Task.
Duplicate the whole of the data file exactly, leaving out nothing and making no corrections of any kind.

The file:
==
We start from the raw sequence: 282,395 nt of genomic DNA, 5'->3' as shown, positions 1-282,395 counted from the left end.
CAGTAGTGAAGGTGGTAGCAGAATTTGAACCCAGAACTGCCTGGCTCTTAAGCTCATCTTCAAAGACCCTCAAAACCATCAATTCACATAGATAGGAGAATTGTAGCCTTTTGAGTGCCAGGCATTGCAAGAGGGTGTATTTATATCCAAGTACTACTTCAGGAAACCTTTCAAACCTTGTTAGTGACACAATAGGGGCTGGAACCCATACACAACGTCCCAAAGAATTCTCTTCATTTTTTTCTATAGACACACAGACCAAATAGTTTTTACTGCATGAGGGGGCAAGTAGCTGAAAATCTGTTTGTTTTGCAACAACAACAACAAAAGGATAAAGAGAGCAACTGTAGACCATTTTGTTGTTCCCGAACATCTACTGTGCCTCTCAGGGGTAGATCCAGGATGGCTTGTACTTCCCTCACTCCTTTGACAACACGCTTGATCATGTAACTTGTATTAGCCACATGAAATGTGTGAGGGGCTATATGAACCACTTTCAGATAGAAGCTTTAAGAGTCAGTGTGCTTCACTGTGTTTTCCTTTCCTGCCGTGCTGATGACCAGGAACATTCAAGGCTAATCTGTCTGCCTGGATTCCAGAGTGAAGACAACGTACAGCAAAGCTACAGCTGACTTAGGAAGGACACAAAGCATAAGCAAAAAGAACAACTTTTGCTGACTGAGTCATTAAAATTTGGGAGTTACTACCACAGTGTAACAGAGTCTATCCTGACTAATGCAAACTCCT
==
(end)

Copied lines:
We start from the raw sequence: 282,395 nt of genomic DNA, 5'->3' as shown, positions 1-282,395 counted from the left end.
CAGTAGTGAAGGTGGTAGCAGAATTTGAACCCAGAACTGCCTGGCTCTTAAGCTCATCTTCAAAGACCCTCAAAACCATCAATTCACATAGATAGGAGAATTGTAGCCTTTTGAGTGCCAGGCATTGCAAGAGGGTGTATTTATATCCAAGTACTACTTCAGGAAACCTTTCAAACCTTGTTAGTGACACAATAGGGGCTGGAACCCATACACAACGTCCCAAAGAATTCTCTTCATTTTTTTCTATAGACACACAGACCAAATAGTTTTTACTGCATGAGGGGGCAAGTAGCTGAAAATCTGTTTGTTTTGCAACAACAACAACAAAAGGATAAAGAGAGCAACTGTAGACCATTTTGTTGTTCCCGAACATCTACTGTGCCTCTCAGGGGTAGATCCAGGATGGCTTGTACTTCCCTCACTCCTTTGACAACACGCTTGATCATGTAACTTGTATTAGCCACATGAAATGTGTGAGGGGCTATATGAACCACTTTCAGATAGAAGCTTTAAGAGTCAGTGTGCTTCACTGTGTTTTCCTTTCCTGCCGTGCTGATGACCAGGAACATTCAAGGCTAATCTGTCTGCCTGGATTCCAGAGTGAAGACAACGTACAGCAAAGCTACAGCTGACTTAGGAAGGACACAAAGCATAAGCAAAAAGAACAACTTTTGCTGACTGAGTCATTAAAATTTGGGAGTTACTACCACAGTGTAACAGAGTCTATCCTGACTAATGCAAACTCCT